The end
The end.
Terrain

248 Track


AS 2156.1-2001 - Walking tracks Classification
Class 3/6
Moderate track
Length 8.3km
Time 2h 45 min to 3h 15 min
Quality of track Formed track, with some branches and other obstacles (3/6)
Gradient Gentle hills with occasional steps (2/6)
Signage Directional signs along the way (3/6)
Infrastructure Limited facilities, not all cliffs are fenced (3/6)
Experience Required No experience required (1/6)
Weather Weather generally has little impact on safety (1/6)

Some facilities on route
Toilet: There is one 1.7km from the start.

Seat: There is one 1.7km from the start.


Order of key facilities on route
ItemFrom StartName & link to notes
Toilet
1.7km
Ironbark Rd Picnic area
This picnic area is located at the end of Ironbark Rd, on the edge of Popran National Park. While this is not a special spot for a picnic, there are good facilities if you are doing a walk in the area. There is a picnic table, pit toilet (with a small rainwater tank for handwashing), information signs and track arrows at this point. Some of the tracks starting from this point are also horse trails. A section of Ironbark Rd may not be suitable for 2WD vehicles so you may have to walk the last section of road.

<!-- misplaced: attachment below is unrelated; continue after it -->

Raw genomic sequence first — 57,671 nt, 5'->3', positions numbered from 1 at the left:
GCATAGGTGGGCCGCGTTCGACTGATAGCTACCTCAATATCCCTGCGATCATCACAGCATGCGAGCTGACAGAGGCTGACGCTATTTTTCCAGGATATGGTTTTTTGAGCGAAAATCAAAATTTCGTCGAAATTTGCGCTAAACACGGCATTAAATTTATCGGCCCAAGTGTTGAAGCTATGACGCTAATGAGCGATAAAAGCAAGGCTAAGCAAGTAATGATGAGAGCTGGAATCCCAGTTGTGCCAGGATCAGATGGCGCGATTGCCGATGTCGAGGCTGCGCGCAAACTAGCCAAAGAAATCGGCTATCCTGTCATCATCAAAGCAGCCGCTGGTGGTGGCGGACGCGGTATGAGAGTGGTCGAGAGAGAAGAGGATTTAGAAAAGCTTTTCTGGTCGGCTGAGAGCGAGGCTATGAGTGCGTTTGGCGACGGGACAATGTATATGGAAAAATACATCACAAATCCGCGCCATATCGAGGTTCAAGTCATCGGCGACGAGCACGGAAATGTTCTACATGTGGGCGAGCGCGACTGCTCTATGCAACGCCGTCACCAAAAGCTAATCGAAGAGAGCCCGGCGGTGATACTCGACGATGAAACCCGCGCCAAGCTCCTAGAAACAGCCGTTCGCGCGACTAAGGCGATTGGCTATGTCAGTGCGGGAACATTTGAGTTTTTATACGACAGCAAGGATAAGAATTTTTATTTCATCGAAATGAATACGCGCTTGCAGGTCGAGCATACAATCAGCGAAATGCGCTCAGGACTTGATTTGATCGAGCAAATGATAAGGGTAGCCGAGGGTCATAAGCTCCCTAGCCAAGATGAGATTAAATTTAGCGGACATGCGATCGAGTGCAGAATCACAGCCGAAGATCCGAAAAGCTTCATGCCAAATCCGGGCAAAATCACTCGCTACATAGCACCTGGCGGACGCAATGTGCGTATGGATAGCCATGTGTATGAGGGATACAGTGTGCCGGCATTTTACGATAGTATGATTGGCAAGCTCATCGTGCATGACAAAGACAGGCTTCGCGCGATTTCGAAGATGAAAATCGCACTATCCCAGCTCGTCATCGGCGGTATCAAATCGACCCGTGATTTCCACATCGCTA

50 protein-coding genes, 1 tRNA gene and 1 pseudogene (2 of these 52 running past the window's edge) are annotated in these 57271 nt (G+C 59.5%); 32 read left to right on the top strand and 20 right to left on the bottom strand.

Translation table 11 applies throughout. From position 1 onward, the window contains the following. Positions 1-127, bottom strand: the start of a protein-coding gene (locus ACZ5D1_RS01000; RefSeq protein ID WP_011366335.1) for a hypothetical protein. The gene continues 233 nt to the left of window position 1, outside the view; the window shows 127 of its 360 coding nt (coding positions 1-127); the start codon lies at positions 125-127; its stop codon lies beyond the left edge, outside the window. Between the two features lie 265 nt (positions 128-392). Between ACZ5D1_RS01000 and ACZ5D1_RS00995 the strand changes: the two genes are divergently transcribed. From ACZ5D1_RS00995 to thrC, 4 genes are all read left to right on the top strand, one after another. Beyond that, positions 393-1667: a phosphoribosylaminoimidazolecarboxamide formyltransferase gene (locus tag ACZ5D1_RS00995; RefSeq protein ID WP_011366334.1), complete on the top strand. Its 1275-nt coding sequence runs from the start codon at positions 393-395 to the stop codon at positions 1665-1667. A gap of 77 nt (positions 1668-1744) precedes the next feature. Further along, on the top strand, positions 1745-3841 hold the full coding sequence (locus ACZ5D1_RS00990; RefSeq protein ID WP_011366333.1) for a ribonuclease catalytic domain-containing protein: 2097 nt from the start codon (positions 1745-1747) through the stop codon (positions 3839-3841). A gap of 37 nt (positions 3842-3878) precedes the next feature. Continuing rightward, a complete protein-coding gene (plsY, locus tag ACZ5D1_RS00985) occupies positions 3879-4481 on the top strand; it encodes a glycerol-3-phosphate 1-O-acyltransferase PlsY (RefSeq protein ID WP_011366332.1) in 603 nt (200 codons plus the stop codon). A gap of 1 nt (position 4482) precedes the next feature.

Mt Olive
Mt Olive is a low rising hill in Popran National Park. The views from the top, across the surrounding national park, in all directions, are very nice. The nice cliffs around the base of Mt Olive also add to the scenery. There are the remnants of a couple of old trig points at the top.
End of 248 Trail lookout
This informal lookout is located at the end of the 248 trail in Popran National Park. The lookout offers some nice views into the surrounding valleys. The rocky outcrops in the area have some nice shapes and textures. Be careful to avoid damaging some faint Aboriginal carvings on these rocks.